MY husband has just built a woodshed.

He measured it up, ordered the wood and spent several weekends constructing it.

I have to say, it looks great. So good, that I now fancy buying a bit of land in the Canadian Rockies and setting him to work on a cosy log cabin.

One thing I noticed during the time he was busy sawing planks and knocking in nails was his change of mood. No longer the grumpy man who would snap at me for every little thing, he was actually quite pleasant, and even responded favourably to what he normally calls nagging.

He had built something from scratch and was experiencing the surge in pleasure and relaxed state of mind that comes with that.

My husband is not the only one to achieve a zen-like state through constructing something. Building is the new spa treatment: across the country more and more people are discovering the meditative effects of putting something together themselves.

This does not have to be an actual size structure. Lego workshops are booming, as people turn to the plastic bricks as a form of ‘mindfulness’.

“They find peace of mind,” said Richard Carter, known as Bricks McGee, who runs Lego workshops. “Especially now with the awareness of mental health. Mindfulness comes with building something. I think that’s the appeal for the adult fans, it’s time to switch off.”

Building is therapeutic. I used to have to resist the temptation to take over when my daughters played with their Lego Duplo. I’d love making walls and towers from the colourful pieces.

They later had a more complicated magnetic building set. This was challenging, and I loved helping them to figure out what went where.

Building takes adults back to childhood: from the basic wooden bricks of our infancy, to Lego forts and the Second World War battleships older children craft from Airfix kits.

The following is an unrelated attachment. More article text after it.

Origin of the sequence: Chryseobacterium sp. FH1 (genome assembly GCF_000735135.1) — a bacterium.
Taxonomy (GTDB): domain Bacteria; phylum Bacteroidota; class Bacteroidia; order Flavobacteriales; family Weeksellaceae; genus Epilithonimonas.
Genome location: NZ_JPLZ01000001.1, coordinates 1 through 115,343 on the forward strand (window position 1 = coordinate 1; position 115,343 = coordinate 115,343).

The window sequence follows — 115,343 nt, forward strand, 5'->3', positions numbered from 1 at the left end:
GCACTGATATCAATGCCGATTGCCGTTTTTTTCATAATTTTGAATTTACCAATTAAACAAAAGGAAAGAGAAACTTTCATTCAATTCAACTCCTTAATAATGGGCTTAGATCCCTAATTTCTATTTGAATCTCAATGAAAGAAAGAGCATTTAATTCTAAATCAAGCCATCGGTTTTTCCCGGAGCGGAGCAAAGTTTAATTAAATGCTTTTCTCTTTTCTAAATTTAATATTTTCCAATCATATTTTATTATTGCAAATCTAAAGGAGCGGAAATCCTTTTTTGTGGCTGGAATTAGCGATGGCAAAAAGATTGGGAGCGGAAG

Our kitchen table was often covered with pieces of Airfix, tubes of glue and mini pots of paint, which would - eventually - come together to make a Spitfire or Lancaster which my brother would hang in his room. My dad would often help him, with the pair puzzling over the often complex instructions.

There’s a model shop not far from where I work, and it’s always busy - not with children, but adults.

Victoria Beckham recently revealed how husband David spent hours over Christmas piecing together a model Land Rover out of Lego. She had previously told how he stayed up until 3am building a Lego Hogwart’s School of Witchcraft.

There is nothing like working with your hands to induce a feeling of calm. You often find that once you start something you can’t stop, you become engrossed and time flies by.

Over Christmas I started a jigsaw. It was quite difficult, with a lot of similar-looking pieces. Like David Beckham and his Land Rover, once I’d begun I had to finish it. I started it at 9pm, and, when my husband went to bed at 10.30 I told him I wouldn’t be long. The next time I looked at the clock it was after one.

My husband has definitely caught the building bug and is planning his next project. Unfortunately this is also life size - he wants to build a pond and has earmarked an area of garden for it.

There is talk of excavations, linings and rockeries. I’m not in favour, and have a plan of my own: it’s his birthday soon. I reckon a Lego pond will be a good substitute. There are plenty of ideas online, some complete with frogs, lily pads and dragonflies.